Volume > Issue > Principle vs. Prudence

Principle vs. Prudence

LETTER FROM ENGLAND

By Christopher Derrick | May 1985

“But if it’s like that,” I grumbled, “if this part of moral theology is as clear-cut and traditional and restrictive as you say, why does it get so little effective emphasis from priests and bishops and popes?”

I was speaking to an expert on such subjects, and he responded to my question with a somewhat wicked grin. “The polite answer is that they’re held back by pastoral prudence!”

“How do you mean?”

“Well, we’re supposed to accept persecution if it comes, even martyrdom, but not to court such tests and trials; so where moral principle is excep­tionally likely to infuriate Caesar, it needs excep­tionally careful handling.”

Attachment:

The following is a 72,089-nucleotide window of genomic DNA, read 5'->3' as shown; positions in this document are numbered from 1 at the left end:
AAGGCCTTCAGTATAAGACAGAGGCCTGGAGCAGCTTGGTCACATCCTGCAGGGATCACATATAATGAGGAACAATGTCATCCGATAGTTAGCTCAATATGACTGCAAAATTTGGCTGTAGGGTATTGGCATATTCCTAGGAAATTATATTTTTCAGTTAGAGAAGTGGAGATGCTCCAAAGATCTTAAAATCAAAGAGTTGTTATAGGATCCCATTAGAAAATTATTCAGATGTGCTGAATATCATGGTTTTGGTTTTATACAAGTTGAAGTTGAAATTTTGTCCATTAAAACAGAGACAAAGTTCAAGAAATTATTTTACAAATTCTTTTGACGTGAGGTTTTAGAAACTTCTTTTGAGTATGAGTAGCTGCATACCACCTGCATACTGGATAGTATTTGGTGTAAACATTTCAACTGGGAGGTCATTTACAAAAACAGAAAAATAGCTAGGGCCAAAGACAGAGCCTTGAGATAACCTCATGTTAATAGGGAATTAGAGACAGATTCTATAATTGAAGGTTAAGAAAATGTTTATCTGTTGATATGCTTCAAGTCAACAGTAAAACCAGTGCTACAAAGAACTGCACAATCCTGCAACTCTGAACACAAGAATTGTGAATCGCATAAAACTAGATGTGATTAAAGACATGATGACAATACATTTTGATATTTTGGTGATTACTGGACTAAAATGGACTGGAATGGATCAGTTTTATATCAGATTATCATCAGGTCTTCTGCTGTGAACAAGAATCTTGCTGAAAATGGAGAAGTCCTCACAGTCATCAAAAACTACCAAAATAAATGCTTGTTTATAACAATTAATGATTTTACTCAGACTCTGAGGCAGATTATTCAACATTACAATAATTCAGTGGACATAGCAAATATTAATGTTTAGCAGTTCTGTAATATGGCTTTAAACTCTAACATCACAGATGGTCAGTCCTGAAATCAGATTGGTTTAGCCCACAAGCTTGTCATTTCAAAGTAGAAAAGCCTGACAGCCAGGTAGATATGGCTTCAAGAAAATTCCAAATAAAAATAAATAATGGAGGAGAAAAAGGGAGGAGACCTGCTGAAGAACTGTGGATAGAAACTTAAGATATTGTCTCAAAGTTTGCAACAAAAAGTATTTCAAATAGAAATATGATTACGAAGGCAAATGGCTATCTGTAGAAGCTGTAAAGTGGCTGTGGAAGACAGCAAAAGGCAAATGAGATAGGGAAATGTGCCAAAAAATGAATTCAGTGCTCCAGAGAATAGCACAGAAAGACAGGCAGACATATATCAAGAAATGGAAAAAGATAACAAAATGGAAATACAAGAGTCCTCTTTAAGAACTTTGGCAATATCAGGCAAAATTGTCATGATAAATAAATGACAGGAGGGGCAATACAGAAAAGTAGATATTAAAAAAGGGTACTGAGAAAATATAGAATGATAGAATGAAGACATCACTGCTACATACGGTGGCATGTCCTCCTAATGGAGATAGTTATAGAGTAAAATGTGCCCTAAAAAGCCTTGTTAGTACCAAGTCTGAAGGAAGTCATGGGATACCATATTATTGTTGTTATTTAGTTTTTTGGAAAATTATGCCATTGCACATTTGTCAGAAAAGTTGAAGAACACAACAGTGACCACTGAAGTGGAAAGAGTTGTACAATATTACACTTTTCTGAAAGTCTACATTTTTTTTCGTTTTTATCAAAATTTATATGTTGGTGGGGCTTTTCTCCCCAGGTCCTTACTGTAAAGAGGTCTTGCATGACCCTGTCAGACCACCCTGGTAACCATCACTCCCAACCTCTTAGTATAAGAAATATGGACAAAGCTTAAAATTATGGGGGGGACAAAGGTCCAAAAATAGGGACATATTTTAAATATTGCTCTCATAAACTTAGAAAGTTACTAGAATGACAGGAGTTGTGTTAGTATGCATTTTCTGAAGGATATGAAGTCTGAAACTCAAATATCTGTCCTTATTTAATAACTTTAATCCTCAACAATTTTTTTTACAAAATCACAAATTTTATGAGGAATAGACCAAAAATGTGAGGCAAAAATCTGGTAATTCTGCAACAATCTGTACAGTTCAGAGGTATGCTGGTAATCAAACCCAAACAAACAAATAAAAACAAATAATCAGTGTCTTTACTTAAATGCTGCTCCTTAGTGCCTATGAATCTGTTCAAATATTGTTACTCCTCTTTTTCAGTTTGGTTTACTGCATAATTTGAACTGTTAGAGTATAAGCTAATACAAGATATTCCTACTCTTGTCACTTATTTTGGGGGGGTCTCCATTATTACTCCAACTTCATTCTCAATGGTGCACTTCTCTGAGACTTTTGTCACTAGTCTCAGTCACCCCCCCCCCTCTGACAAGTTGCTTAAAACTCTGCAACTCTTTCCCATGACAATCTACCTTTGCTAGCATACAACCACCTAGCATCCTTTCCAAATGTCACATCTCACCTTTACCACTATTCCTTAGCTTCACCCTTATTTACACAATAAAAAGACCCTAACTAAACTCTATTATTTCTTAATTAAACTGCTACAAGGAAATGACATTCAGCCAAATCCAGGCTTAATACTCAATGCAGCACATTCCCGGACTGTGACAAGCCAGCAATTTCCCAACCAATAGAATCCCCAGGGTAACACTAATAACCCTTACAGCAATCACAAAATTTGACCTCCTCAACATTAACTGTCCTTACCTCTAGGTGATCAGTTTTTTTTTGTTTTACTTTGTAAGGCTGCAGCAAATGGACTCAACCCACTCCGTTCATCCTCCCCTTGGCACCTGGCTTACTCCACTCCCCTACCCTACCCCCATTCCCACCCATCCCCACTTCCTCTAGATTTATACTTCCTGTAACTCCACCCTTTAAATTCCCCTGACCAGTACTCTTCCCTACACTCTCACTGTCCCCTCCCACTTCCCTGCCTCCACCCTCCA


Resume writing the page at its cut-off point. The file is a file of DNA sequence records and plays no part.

“And what’s the less polite answer?”

“Priests and bishops and popes are usually good men, often very good men. But they’re still only men, not always capable of really heroic cour­age. How did the priests and bishops of Nazi Ger­many respond to Hitler’s wars? Mind you, I’m not casting the first stone at anybody. I don’t suppose my own courage is all that heroic; I feel no yearn­ing for the martyr’s crown.”

And so the argument went on.

I had a dream that night. I seemed to be in a building of the ecclesiastical or collegiate sort, vaguely archaic in style, possibly medieval, but not clearly definable in terms of place or period. A priest of scholarly appearance was writing peace­fully at his table.

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